“A dream is deserving of nothing less than 110%.” It’s a simple line that Jason Capra, president and founder of Vintage Wings Inc., lives by. If you’ve not heard of Vintage Wings Inc. yet, that shouldn’t really be a surprise, as they’ve only been officially in existence for a few months. However, you should expect to hear much more about this up-and-coming warbird organization in the future. So who are these guys? The following piece should fill you in a little about their mission…
Vintage Wings Inc. is the result of a lifelong dream held by Jason Capra. With a love of airplanes dating back to the age of 5, there wasn’t a day in Jason’s life where he wasn’t thinking about airplanes. Unlike other aviation buffs at a young age, Jason wasn’t all that interested in fast and thundering jets. His attention always favored the glamorous aircraft of the 1940s and 1950s. Starting with his first job as a 15-year old at the Washington County Airport in Pennsylvania, Jason’s drive to one day own a vintage airplane began. Working throughout high school, Capra obtained all of his pilot ratings, except for the ATP, by the age of 19. Now at the age of 32, he has logged close to 10,000 flight hours, received his ATP, and is a captain for a US airline. But Jason’s heart has always been with those vintage wings. His mentor’s group, The Berlin Airlift Historical Foundation, has exposed Douglas to prop-liners since those early teenage years, and he has found himself falling more and more in love with these classic aircraft. To date, Jason has flown the DC-4, DC-3, PBY-5 Catalina, AT-6 Texan, and the legendary Piper Cub. Deciding finally that it was time to branch out on his own, Jason founded Vintage Wings Inc. on February 5th, 2016.
It is a guarantee that every surviving DC-3 has an amazing history. Any given variant probably had a distinguished career as a civilian transport or cargo hauler some time before or after the Second World War. It is arguably the most significant transport aircraft in history. General, and later President Dwight D. Eisenhower listed it as one of the four tools that won World War II. But Capra has had his eyes on one specific DC-3. His love affair with DC-3A/C-53 41-20095 began with a chance encounter two years ago and has evolved into something beyond easy description. It was the beginning of turning a dream into reality.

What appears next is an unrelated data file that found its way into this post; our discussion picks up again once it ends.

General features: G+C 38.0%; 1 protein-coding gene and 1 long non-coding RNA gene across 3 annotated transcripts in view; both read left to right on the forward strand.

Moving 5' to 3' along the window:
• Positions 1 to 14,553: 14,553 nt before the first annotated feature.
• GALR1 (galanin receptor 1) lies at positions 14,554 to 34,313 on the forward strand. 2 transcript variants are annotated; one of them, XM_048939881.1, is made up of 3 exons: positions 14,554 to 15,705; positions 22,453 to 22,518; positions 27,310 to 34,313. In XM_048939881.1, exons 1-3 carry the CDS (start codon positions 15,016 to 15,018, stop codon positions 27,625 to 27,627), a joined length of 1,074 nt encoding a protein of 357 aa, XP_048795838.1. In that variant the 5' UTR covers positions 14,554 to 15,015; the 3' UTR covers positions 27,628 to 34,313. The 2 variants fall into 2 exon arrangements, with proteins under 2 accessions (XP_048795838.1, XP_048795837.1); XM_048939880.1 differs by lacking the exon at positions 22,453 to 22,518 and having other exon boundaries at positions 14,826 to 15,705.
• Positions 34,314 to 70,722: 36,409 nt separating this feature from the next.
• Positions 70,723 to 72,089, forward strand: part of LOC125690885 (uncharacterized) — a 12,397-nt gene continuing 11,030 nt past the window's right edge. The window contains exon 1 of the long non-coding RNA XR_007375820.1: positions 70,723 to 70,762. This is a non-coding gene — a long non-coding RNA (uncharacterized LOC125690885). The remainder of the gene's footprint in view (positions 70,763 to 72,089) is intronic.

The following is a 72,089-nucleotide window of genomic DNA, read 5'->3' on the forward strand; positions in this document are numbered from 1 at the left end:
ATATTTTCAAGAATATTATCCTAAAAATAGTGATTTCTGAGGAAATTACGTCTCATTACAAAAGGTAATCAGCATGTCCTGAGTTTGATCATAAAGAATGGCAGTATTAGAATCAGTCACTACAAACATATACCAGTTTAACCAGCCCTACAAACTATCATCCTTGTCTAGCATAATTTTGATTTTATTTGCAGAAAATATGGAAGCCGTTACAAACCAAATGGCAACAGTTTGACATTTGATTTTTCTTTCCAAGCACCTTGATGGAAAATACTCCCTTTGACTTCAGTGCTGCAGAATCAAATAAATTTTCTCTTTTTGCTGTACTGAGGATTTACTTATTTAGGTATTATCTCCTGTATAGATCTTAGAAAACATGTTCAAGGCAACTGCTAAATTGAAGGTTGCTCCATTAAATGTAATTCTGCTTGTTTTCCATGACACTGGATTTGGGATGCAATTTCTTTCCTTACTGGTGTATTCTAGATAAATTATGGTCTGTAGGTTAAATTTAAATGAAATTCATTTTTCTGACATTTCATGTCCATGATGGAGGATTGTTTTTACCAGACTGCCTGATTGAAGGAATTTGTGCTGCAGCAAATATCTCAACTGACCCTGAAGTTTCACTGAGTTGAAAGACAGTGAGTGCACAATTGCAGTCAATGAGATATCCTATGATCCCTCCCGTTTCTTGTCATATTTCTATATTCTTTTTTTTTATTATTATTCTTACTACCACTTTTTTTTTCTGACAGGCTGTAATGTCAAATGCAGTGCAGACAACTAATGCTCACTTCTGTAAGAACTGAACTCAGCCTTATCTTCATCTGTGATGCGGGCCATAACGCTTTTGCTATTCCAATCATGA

Vintage Wings Inc. Douglas C-53 Skytrooper was on the factory floor in Santa Monica, California when the Japanese attacked Pearl Harbor in December, 1941. and was accepted by the USAAC weeks later in January 1942. She was originally intended to fly for an airline as a DC-3A but, with the advent of war, the US Army Air Corps impressed her into service as a C-53 (the official designation for all DC-3As in military uniform). She was now a citizen-soldier like so many young Americans were about to become. The newly-minted cargo plane received the military serial number 41-20095 when the Army officially accepted her on January 29th, 1942. Her first destination was Bolling Field in Washington DC. The Army Air Corps assigned the C-53 to Ferry Command and on March 16th, 1942, based out of Presque Isle Field in Maine.
In July 1942, 41-20095 moved on to the North Atlantic Wing of Air Transport Command where she shuttled troops and VIPs to many operational theaters. The C-53 may have moved to the Pacific during its time with the ATC, as there is some evidence that she served as General Douglas MacArthur’s personal transport for a two month stint. Stories handed down with the aircraft tie it to other American greats including General Jimmy Doolittle, Glenn Miller, and Eddie Rickenbacker, but we may never know for sure. The aircraft was last assigned to FEA, Cairo Division until May 12th, 1945.